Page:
When Temple Grandin was born, in 1947, she was severely autistic.
But they didn’t have that term in those days so she was considered mentally disabled.
She didn’t talk until she was four years old – even then, it was nonsense.
She tore the wallpaper off the walls and ate it.
When anyone tried to touch her, she screamed.
The doctors said the only solution was to put her in an institution for life.
But her mother wouldn’t do that.
Against all advice, she insisted on teaching her – and it slowly became clear that Temple lived in a different world to ours.
She lived in a world of pictures, not words.
Consequently, conventional communication with other humans was difficult.
But two things happened.
First, she met a teacher who was an ex-Nasa scientist and who showed her how to use her unusual mind to investigate problems in a different way.
Second, she spent the summer on a ranch, and found she could understand how animals think.
Animals didn’t have words, just senses like vision and sound.
She could empathise with them, something ordinary verbal thinkers couldn’t do.
As Temple later said: "Fear is the main emotion in autism or any prey-species animal, always looking for something that might be a threat."
So she decided to study animal husbandry.
She went to university and got a bachelor’s degree, then a master’s degree, then a PhD.
She is now Professor of Animal Science at Colorado State University.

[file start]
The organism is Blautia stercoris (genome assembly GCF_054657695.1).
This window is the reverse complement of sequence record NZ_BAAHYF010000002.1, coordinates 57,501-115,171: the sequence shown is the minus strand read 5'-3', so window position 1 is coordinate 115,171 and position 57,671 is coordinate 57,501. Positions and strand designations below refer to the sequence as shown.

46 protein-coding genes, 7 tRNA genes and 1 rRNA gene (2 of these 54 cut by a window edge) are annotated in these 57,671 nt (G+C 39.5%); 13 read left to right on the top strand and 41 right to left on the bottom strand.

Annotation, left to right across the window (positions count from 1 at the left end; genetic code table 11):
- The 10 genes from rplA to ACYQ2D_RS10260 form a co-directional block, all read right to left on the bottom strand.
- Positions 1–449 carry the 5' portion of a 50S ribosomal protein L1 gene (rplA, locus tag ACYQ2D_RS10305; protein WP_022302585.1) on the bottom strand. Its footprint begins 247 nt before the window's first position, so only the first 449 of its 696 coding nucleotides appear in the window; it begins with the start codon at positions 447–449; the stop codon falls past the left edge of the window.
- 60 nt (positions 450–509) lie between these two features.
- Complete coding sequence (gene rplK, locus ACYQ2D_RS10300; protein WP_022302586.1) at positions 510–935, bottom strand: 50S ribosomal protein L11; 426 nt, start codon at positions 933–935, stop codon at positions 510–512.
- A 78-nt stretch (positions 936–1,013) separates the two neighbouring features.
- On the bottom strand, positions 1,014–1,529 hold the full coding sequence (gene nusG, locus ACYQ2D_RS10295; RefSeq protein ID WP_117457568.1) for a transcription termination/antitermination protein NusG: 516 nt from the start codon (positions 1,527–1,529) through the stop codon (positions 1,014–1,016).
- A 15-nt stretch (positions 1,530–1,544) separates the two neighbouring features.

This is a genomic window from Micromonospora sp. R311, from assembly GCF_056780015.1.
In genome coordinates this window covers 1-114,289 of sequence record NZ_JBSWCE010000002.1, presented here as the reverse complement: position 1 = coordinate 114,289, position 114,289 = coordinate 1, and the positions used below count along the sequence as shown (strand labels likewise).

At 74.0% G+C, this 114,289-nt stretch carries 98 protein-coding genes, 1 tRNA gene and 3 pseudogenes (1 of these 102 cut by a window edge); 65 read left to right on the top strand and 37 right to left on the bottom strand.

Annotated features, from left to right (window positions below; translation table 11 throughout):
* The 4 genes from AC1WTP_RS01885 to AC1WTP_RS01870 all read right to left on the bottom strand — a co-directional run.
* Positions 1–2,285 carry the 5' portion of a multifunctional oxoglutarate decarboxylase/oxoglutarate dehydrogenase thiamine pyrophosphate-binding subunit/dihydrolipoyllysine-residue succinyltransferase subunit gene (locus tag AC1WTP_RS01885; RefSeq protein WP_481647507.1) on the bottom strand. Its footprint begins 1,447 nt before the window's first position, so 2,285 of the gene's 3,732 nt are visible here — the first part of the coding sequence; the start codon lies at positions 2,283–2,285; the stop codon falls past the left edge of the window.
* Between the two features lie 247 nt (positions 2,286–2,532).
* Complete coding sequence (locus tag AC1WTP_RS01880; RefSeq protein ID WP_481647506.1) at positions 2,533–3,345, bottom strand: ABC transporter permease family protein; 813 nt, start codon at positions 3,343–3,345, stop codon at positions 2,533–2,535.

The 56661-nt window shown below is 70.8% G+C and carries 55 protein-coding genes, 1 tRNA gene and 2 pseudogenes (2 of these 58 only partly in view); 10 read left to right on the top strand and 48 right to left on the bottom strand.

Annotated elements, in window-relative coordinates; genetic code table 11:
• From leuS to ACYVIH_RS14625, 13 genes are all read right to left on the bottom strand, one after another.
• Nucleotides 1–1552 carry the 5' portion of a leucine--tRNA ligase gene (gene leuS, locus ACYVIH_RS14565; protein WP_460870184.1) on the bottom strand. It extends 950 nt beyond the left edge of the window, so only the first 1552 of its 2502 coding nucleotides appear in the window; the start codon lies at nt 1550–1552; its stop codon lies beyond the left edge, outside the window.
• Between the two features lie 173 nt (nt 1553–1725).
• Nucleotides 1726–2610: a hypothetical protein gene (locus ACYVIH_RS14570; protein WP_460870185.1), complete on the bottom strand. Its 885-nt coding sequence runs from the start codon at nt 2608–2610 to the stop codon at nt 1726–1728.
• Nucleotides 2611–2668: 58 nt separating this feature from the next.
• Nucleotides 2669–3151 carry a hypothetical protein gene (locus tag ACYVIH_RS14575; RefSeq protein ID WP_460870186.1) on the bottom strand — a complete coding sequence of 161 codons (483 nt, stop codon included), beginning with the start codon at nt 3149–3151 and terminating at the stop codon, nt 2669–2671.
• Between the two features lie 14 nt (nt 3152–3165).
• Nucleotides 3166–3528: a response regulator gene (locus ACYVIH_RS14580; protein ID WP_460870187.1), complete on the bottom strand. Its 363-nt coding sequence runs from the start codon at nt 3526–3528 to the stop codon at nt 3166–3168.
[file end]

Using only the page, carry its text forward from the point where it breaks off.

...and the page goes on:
Her studies led her to the cattle stockyards and slaughterhouses across the US.
But cattlemen didn’t want to listen to a woman, especially not an autistic one.
So Temple did what no-one else would do.
She got down on all fours and went through the cattle processing facilities exactly the way the cows did.
And she found things that no-one else could see.
And, importantly, she found the reasons why the owners of the plants should care.
Keeping cows calm was not something that interested cattlemen, but running an efficient money-making plant was.
She was able to explain why terrified cows tried to escape and died, halting the entire line.
Why being scared filled the cows with adrenaline making their meat tougher.
Why treating the cows more humanely was good business.
She has subsequently written 400 articles that have become influential worldwide.
Her motto is: "Animals are not things."
She says: "We’ve got to give them a decent life. We’ve got to give them a painless death. We owe those animals respect."
She has designed, or redesigned, half of the entire cattle processing facilities in the US.
McDonald’s now requires all its meat suppliers to conform to her standards.
Time magazine rated her one of the 100 Most Influential People in the World.
Temple Grandin is an example of why different ways of thinking should be embraced.
Why advertising shouldn’t be marching in lockstep, looking for one-size-fits-all solutions.
Why we should welcome what challenges our conventional thinking.
Instead of demanding everyone stick to the same approved and accepted criteria.
We should be looking for diversity, not just in gender and race but in all forms.
We should learn to celebrate and enjoy differences.
As Bill Bernbach said: "Principles endure, formulas don’t."
Dave Trott is the author of Creative Mischief, Predatory Thinking and One Plus One Equals Three.